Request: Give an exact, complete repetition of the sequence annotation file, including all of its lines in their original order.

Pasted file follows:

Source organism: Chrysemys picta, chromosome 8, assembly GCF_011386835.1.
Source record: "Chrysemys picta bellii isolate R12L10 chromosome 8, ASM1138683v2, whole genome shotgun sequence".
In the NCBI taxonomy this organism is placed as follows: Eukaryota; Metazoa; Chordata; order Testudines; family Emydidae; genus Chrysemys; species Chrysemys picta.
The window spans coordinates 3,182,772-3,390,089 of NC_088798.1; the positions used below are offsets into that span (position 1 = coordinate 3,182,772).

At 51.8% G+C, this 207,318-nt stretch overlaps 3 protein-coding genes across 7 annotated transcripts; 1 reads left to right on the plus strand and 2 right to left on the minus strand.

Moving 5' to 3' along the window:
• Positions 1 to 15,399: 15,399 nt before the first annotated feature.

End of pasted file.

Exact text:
Source organism: Chrysemys picta, chromosome 8, assembly GCF_011386835.1.
Source record: "Chrysemys picta bellii isolate R12L10 chromosome 8, ASM1138683v2, whole genome shotgun sequence".
In the NCBI taxonomy this organism is placed as follows: Eukaryota; Metazoa; Chordata; order Testudines; family Emydidae; genus Chrysemys; species Chrysemys picta.
The window spans coordinates 3,182,772-3,390,089 of NC_088798.1; the positions used below are offsets into that span (position 1 = coordinate 3,182,772).

At 51.8% G+C, this 207,318-nt stretch overlaps 3 protein-coding genes across 7 annotated transcripts; 1 reads left to right on the plus strand and 2 right to left on the minus strand.

Moving 5' to 3' along the window:
• Positions 1 to 15,399: 15,399 nt before the first annotated feature.